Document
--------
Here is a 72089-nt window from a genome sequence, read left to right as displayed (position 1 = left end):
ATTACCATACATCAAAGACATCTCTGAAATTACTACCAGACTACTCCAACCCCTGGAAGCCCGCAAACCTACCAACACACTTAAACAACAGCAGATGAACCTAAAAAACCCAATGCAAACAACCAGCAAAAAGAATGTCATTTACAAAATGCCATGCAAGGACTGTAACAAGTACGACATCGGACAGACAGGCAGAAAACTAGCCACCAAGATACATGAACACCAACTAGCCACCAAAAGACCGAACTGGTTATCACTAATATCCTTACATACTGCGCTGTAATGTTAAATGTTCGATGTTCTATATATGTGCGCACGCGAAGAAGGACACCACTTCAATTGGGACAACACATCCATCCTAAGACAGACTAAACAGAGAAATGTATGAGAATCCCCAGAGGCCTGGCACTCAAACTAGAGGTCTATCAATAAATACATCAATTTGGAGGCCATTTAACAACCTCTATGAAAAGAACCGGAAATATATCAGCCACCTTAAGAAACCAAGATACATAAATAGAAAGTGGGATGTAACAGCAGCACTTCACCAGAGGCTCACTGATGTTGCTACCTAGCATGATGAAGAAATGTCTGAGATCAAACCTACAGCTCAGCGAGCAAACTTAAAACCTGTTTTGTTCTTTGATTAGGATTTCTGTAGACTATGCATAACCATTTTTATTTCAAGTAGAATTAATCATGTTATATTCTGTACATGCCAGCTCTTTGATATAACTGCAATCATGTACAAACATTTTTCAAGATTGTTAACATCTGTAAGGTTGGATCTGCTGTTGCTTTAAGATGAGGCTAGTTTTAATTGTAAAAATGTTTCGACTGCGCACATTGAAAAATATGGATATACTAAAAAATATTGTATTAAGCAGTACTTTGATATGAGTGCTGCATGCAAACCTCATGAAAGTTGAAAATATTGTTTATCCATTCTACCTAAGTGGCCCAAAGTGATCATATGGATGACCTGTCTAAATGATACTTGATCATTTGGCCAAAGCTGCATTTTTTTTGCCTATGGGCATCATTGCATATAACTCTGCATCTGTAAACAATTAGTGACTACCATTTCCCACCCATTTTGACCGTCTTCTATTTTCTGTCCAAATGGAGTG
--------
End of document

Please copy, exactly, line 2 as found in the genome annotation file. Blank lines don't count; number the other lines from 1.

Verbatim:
ATTACCATACATCAAAGACATCTCTGAAATTACTACCAGACTACTCCAACCCCTGGAAGCCCGCAAACCTACCAACACACTTAAACAACAGCAGATGAACCTAAAAAACCCAATGCAAACAACCAGCAAAAAGAATGTCATTTACAAAATGCCATGCAAGGACTGTAACAAGTACGACATCGGACAGACAGGCAGAAAACTAGCCACCAAGATACATGAACACCAACTAGCCACCAAAAGACCGAACTGGTTATCACTAATATCCTTACATACTGCGCTGTAATGTTAAATGTTCGATGTTCTATATATGTGCGCACGCGAAGAAGGACACCACTTCAATTGGGACAACACATCCATCCTAAGACAGACTAAACAGAGAAATGTATGAGAATCCCCAGAGGCCTGGCACTCAAACTAGAGGTCTATCAATAAATACATCAATTTGGAGGCCATTTAACAACCTCTATGAAAAGAACCGGAAATATATCAGCCACCTTAAGAAACCAAGATACATAAATAGAAAGTGGGATGTAACAGCAGCACTTCACCAGAGGCTCACTGATGTTGCTACCTAGCATGATGAAGAAATGTCTGAGATCAAACCTACAGCTCAGCGAGCAAACTTAAAACCTGTTTTGTTCTTTGATTAGGATTTCTGTAGACTATGCATAACCATTTTTATTTCAAGTAGAATTAATCATGTTATATTCTGTACATGCCAGCTCTTTGATATAACTGCAATCATGTACAAACATTTTTCAAGATTGTTAACATCTGTAAGGTTGGATCTGCTGTTGCTTTAAGATGAGGCTAGTTTTAATTGTAAAAATGTTTCGACTGCGCACATTGAAAAATATGGATATACTAAAAAATATTGTATTAAGCAGTACTTTGATATGAGTGCTGCATGCAAACCTCATGAAAGTTGAAAATATTGTTTATCCATTCTACCTAAGTGGCCCAAAGTGATCATATGGATGACCTGTCTAAATGATACTTGATCATTTGGCCAAAGCTGCATTTTTTTTGCCTATGGGCATCATTGCATATAACTCTGCATCTGTAAACAATTAGTGACTACCATTTCCCACCCATTTTGACCGTCTTCTATTTTCTGTCCAAATGGAGTG